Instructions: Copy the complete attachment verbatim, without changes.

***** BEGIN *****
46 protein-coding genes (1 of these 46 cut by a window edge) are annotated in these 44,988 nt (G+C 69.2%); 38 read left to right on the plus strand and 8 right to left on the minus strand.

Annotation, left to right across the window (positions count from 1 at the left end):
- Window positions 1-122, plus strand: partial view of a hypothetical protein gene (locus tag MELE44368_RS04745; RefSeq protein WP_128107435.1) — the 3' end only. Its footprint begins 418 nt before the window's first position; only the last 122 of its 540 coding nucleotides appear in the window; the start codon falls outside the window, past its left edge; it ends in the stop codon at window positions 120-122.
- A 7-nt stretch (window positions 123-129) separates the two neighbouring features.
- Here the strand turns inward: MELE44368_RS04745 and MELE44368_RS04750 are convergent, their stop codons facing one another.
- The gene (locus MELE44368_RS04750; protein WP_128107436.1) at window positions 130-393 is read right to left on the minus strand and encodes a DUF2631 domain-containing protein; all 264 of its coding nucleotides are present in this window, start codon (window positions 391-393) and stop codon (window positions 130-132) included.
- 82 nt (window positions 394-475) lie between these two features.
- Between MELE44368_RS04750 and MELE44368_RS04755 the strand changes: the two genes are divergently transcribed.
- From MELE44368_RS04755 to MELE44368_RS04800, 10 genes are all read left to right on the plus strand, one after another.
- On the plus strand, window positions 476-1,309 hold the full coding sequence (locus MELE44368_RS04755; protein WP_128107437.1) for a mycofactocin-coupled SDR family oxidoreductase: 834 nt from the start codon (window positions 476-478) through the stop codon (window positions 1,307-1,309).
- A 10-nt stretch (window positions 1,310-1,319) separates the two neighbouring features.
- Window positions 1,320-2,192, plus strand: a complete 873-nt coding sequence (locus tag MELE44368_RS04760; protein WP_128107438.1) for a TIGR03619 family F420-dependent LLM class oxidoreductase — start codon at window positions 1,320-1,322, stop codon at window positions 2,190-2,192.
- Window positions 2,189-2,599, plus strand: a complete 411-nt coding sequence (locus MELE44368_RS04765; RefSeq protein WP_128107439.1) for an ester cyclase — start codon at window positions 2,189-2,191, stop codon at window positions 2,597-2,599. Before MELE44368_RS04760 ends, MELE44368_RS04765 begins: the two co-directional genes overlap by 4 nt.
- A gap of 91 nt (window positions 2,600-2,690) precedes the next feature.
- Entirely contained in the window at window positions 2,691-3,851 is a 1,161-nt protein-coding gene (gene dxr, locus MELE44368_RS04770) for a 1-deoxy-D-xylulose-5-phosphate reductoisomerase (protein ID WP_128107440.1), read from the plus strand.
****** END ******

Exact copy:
46 protein-coding genes (1 of these 46 cut by a window edge) are annotated in these 44,988 nt (G+C 69.2%); 38 read left to right on the plus strand and 8 right to left on the minus strand.

Annotation, left to right across the window (positions count from 1 at the left end):
- Window positions 1-122, plus strand: partial view of a hypothetical protein gene (locus tag MELE44368_RS04745; RefSeq protein WP_128107435.1) — the 3' end only. Its footprint begins 418 nt before the window's first position; only the last 122 of its 540 coding nucleotides appear in the window; the start codon falls outside the window, past its left edge; it ends in the stop codon at window positions 120-122.
- A 7-nt stretch (window positions 123-129) separates the two neighbouring features.
- Here the strand turns inward: MELE44368_RS04745 and MELE44368_RS04750 are convergent, their stop codons facing one another.
- The gene (locus MELE44368_RS04750; protein WP_128107436.1) at window positions 130-393 is read right to left on the minus strand and encodes a DUF2631 domain-containing protein; all 264 of its coding nucleotides are present in this window, start codon (window positions 391-393) and stop codon (window positions 130-132) included.
- 82 nt (window positions 394-475) lie between these two features.
- Between MELE44368_RS04750 and MELE44368_RS04755 the strand changes: the two genes are divergently transcribed.
- From MELE44368_RS04755 to MELE44368_RS04800, 10 genes are all read left to right on the plus strand, one after another.
- On the plus strand, window positions 476-1,309 hold the full coding sequence (locus MELE44368_RS04755; protein WP_128107437.1) for a mycofactocin-coupled SDR family oxidoreductase: 834 nt from the start codon (window positions 476-478) through the stop codon (window positions 1,307-1,309).
- A 10-nt stretch (window positions 1,310-1,319) separates the two neighbouring features.
- Window positions 1,320-2,192, plus strand: a complete 873-nt coding sequence (locus tag MELE44368_RS04760; protein WP_128107438.1) for a TIGR03619 family F420-dependent LLM class oxidoreductase — start codon at window positions 1,320-1,322, stop codon at window positions 2,190-2,192.
- Window positions 2,189-2,599, plus strand: a complete 411-nt coding sequence (locus MELE44368_RS04765; RefSeq protein WP_128107439.1) for an ester cyclase — start codon at window positions 2,189-2,191, stop codon at window positions 2,597-2,599. Before MELE44368_RS04760 ends, MELE44368_RS04765 begins: the two co-directional genes overlap by 4 nt.
- A gap of 91 nt (window positions 2,600-2,690) precedes the next feature.
- Entirely contained in the window at window positions 2,691-3,851 is a 1,161-nt protein-coding gene (gene dxr, locus MELE44368_RS04770) for a 1-deoxy-D-xylulose-5-phosphate reductoisomerase (protein ID WP_128107440.1), read from the plus strand.